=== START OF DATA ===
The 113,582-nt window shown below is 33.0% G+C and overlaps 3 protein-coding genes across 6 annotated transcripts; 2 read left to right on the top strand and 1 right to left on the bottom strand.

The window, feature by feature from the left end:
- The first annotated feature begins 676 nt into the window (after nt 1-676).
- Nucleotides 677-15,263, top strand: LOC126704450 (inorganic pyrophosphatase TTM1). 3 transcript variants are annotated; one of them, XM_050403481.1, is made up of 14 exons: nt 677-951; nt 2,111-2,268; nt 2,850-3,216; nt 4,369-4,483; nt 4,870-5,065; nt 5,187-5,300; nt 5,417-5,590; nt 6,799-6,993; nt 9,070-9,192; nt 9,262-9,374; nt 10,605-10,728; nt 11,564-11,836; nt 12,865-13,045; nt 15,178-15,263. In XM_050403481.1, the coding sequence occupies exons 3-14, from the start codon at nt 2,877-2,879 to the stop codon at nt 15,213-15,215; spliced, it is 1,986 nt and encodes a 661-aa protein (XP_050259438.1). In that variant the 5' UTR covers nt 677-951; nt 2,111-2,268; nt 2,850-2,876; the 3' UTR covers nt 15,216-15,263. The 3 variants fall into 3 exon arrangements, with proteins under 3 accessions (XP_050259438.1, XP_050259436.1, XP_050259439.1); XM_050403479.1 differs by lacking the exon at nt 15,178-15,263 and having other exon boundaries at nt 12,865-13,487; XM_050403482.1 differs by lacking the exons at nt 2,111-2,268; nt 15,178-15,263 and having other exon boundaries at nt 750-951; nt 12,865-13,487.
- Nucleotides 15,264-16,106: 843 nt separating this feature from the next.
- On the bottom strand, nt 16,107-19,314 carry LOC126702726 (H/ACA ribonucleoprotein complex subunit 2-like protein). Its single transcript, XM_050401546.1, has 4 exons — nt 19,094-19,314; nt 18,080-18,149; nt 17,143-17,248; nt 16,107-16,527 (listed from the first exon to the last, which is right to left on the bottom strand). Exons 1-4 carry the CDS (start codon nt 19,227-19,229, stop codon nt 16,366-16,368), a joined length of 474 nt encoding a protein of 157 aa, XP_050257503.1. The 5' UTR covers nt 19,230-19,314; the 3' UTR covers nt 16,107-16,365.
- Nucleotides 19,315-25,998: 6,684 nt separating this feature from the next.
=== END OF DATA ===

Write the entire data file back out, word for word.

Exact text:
The 113,582-nt window shown below is 33.0% G+C and overlaps 3 protein-coding genes across 6 annotated transcripts; 2 read left to right on the top strand and 1 right to left on the bottom strand.

The window, feature by feature from the left end:
- The first annotated feature begins 676 nt into the window (after nt 1-676).
- Nucleotides 677-15,263, top strand: LOC126704450 (inorganic pyrophosphatase TTM1). 3 transcript variants are annotated; one of them, XM_050403481.1, is made up of 14 exons: nt 677-951; nt 2,111-2,268; nt 2,850-3,216; nt 4,369-4,483; nt 4,870-5,065; nt 5,187-5,300; nt 5,417-5,590; nt 6,799-6,993; nt 9,070-9,192; nt 9,262-9,374; nt 10,605-10,728; nt 11,564-11,836; nt 12,865-13,045; nt 15,178-15,263. In XM_050403481.1, the coding sequence occupies exons 3-14, from the start codon at nt 2,877-2,879 to the stop codon at nt 15,213-15,215; spliced, it is 1,986 nt and encodes a 661-aa protein (XP_050259438.1). In that variant the 5' UTR covers nt 677-951; nt 2,111-2,268; nt 2,850-2,876; the 3' UTR covers nt 15,216-15,263. The 3 variants fall into 3 exon arrangements, with proteins under 3 accessions (XP_050259438.1, XP_050259436.1, XP_050259439.1); XM_050403479.1 differs by lacking the exon at nt 15,178-15,263 and having other exon boundaries at nt 12,865-13,487; XM_050403482.1 differs by lacking the exons at nt 2,111-2,268; nt 15,178-15,263 and having other exon boundaries at nt 750-951; nt 12,865-13,487.
- Nucleotides 15,264-16,106: 843 nt separating this feature from the next.
- On the bottom strand, nt 16,107-19,314 carry LOC126702726 (H/ACA ribonucleoprotein complex subunit 2-like protein). Its single transcript, XM_050401546.1, has 4 exons — nt 19,094-19,314; nt 18,080-18,149; nt 17,143-17,248; nt 16,107-16,527 (listed from the first exon to the last, which is right to left on the bottom strand). Exons 1-4 carry the CDS (start codon nt 19,227-19,229, stop codon nt 16,366-16,368), a joined length of 474 nt encoding a protein of 157 aa, XP_050257503.1. The 5' UTR covers nt 19,230-19,314; the 3' UTR covers nt 16,107-16,365.
- Nucleotides 19,315-25,998: 6,684 nt separating this feature from the next.